CI for Laravel

Environment Variables

You can add environment variables within each project's settings.

Forgetting environment variables is the most common reason why builds fail. If your tests run locally but not within Chipper CI, missing environment variables are the most likely cause.

These get set as server/system level environment variables - they are not added to your .env file.

Team Environment Variables

You can set team-wide environment variables within your team settings. This is useful for things like shared keys or common configurations you use across all projects.

Team-level environment variables are set on every build in each project within that team. If the same environment variable is defined on the project-level, the project-level environment variable takes precedence and overwrites the team-level environment variable.

Project Environment Variables

Each project can also have their own set of environment variables. Environment variables at the project-level take precedence over team-level variables.

By default, Chipper CI sets just one environment variable on new projects:

TELESCOPE_ENABLED=false

Telescope will attempt to connect to Redis if it is enabled. This will cause errors if you are not using Redis within Chipper CI.

Disallowed Environment Variables

As said before, project environment variables do not create a .env file in your project. You're expected to create one during your build (if needed).

The following project environment variables are not saved if added/uploaded to the project environment section:

# These should be set in your .env file
APP_NAME
APP_ENV
APP_KEY
APP_DEBUG
APP_URL

# Chipper CI sets these automatically if a DB is used
DB_CONNECTION
DB_HOST
DB_PORT
DB_DATABASE
DB_USERNAME
DB_PASSWORD

# Chipper CI sets these if Redis is used
REDIS_HOST
REDIS_PASSWORD
REDIS_PORT

# These use "${PUSHER_APP_KEY}" format, which can be set
# in the .env file if needed
MIX_PUSHER_APP_KEY
MIX_PUSHER_APP_CLUSTER

Extra Build Environment Variables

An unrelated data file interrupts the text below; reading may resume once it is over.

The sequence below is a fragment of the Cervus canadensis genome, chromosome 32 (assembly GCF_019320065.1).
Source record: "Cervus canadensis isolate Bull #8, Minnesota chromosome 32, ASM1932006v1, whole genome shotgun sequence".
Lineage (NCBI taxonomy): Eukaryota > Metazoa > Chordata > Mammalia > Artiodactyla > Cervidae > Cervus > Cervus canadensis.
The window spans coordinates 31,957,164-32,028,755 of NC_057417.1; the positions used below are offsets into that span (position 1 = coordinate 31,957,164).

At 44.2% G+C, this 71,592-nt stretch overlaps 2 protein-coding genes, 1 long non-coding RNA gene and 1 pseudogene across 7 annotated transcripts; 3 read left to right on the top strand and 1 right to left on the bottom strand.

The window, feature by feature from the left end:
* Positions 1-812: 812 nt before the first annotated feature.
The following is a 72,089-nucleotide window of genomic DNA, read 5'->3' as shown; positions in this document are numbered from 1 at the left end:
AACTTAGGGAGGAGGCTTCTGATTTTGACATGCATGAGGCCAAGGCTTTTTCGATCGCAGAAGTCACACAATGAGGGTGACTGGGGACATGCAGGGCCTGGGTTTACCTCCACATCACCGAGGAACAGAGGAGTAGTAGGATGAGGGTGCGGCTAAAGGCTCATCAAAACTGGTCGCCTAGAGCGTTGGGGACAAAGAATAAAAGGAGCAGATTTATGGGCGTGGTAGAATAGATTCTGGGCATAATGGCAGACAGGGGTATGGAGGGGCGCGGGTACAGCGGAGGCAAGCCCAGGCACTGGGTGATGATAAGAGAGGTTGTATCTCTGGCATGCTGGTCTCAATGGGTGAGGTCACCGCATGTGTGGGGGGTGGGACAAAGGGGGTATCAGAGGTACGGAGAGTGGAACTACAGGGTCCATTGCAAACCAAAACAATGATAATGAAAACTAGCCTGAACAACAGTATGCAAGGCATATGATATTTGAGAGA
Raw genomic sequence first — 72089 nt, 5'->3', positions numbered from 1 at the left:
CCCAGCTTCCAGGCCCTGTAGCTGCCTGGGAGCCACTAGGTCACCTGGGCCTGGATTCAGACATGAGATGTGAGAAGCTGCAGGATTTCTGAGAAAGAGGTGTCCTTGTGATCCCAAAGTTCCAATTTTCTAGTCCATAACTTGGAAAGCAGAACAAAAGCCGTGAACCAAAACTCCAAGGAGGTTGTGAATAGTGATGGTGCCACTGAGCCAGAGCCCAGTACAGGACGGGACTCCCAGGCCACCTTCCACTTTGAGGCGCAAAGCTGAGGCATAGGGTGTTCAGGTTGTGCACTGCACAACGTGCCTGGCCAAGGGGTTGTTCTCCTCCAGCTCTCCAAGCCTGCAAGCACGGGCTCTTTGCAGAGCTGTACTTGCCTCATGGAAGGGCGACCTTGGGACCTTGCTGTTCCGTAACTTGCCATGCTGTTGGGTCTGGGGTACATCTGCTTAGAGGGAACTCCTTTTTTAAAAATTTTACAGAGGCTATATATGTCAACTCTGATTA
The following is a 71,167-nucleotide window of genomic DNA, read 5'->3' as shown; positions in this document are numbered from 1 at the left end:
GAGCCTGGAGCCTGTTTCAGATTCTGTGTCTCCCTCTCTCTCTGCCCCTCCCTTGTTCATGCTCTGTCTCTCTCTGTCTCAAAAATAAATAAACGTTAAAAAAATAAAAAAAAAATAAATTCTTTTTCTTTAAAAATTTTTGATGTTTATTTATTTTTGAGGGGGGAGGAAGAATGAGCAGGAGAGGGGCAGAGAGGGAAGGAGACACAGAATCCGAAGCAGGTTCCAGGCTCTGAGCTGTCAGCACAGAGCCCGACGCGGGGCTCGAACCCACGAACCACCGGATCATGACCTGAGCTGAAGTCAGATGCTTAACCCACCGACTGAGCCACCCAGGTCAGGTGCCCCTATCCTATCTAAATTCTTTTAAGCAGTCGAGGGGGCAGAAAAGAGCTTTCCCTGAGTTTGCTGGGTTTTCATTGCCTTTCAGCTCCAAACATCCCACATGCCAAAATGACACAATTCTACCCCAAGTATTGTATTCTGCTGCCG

Chipper CI will also set the following environment variables for each build:

CI_COMMIT_SHA="The build commit sha"
CI_COMMIT_SHA_SHORT="The short version of the commit sha"
CI_COMMIT_BRANCH="The branch the commit resides within"
CI_COMMIT_TAG="The tag the commit resides within, empty if not a tag"
CI_COMMIT_MESSAGE="The commit message for the commit"
CI_CLONE_URL="The URL being used to clone the repository"
CI_COMMIT_USER="The username who pushed the commit"

Environment Precedence

Environment variable precedence can be ~annoying af~ complicated.

Regular Tests

When running regular tests (phpunit, pest), environment precedence goes in the following order (most precedent to least):

  1. phpunit.xml:
    • Variables from phpunit.xml
    • Note: Laravel's use of DotEnv make these take precedence over system environment variables
  2. System:
    • System environment variables (as set within Project Environment settings)
  3. .env.testing:
    • Variables from .env.testing (if exists and assuming APP_ENV=testing)
  4. .env:
    • Variables from .env

It's often a point of confusion that environment variables set within your phpunit.xml file take precedence over all other environment variables in Laravel.

Dusk (Browser) Tests

When running Dusk tests, we've found that the order changes.

  1. .env.dusk.testing:
    • Variables from .env.dusk.testing (if exists and assuming APP_ENV=testing)
  2. .env:
    • Variables from .env

That's it! System environment variables and items from phpunit.xml are ignored in Dusk tests.

This means you need to be careful in your Dusk tests - for example, you may need to create a .env.dusk.testing file that includes database/redis connection details (as documented here):

DB_HOST=mysql
DB_USERNAME=chipperci
DB_DATABASE=chipperci
DB_PASSWORD=secret

REDIS_HOST=redis